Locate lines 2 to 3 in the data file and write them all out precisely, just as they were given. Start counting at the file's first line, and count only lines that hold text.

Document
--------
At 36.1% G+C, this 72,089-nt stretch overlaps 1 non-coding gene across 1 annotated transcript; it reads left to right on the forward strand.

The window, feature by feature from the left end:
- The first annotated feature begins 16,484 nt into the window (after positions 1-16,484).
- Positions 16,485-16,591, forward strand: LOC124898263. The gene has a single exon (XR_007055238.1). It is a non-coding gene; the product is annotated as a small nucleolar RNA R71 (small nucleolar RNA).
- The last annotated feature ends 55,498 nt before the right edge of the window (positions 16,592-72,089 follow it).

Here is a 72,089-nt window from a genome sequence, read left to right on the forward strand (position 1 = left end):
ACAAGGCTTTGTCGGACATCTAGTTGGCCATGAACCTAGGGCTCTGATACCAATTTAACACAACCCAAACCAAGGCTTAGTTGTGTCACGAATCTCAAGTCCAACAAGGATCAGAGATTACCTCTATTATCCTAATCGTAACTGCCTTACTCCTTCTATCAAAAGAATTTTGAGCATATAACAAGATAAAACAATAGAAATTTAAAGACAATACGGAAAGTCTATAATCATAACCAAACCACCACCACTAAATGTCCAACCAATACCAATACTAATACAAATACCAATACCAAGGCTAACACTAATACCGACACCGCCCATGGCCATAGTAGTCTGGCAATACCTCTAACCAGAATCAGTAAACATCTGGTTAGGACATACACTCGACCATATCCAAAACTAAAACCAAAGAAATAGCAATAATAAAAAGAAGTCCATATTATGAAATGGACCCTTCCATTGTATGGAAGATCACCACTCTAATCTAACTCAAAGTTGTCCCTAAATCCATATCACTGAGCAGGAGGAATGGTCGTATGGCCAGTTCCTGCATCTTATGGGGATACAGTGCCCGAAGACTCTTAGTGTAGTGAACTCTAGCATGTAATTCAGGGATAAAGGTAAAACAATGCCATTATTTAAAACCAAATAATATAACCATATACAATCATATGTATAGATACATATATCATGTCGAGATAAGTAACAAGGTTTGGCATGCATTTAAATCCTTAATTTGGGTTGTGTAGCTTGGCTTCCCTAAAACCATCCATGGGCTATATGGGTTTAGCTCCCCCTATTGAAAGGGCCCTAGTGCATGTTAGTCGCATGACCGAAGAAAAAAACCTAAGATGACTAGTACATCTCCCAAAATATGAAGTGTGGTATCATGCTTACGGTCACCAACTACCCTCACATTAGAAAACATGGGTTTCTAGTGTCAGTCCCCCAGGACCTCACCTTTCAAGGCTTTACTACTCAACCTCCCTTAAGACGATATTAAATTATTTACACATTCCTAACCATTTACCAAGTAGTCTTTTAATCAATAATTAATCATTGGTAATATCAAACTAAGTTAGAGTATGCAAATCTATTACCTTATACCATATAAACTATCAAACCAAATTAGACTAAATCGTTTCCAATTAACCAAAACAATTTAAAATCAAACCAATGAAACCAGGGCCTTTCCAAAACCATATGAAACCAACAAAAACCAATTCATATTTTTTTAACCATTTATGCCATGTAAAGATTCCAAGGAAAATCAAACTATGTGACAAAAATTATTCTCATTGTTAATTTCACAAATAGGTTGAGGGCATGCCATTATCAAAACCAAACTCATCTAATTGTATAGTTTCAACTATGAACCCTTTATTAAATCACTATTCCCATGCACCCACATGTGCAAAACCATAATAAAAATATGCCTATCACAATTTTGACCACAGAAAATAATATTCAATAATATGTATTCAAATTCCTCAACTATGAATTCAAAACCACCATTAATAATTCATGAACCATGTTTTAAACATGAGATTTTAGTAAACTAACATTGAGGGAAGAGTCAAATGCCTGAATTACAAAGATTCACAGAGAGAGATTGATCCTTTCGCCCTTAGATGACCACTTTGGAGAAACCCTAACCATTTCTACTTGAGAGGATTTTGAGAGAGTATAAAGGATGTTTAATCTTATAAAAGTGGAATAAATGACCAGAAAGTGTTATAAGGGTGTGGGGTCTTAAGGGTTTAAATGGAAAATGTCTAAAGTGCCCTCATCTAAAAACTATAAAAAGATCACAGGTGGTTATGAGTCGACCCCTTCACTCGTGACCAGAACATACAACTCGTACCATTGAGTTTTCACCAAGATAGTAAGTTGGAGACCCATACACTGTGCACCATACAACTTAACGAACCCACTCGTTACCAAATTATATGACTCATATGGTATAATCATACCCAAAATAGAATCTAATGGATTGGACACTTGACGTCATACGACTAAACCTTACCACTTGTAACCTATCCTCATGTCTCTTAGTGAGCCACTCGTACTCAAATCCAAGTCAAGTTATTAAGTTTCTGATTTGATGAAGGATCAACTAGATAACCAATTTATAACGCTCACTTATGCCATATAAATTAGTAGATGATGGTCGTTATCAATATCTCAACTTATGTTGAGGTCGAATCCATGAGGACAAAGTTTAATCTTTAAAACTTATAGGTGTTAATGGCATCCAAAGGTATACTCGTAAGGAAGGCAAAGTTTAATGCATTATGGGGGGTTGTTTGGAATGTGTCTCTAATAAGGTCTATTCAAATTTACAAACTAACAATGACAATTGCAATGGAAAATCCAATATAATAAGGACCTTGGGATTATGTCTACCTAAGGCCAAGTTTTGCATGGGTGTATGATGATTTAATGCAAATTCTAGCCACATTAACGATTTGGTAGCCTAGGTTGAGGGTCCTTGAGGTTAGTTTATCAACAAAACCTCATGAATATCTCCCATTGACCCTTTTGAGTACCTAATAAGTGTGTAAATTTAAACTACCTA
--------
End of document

The window, feature by feature from the left end:
- The first annotated feature begins 16,484 nt into the window (after positions 1-16,484).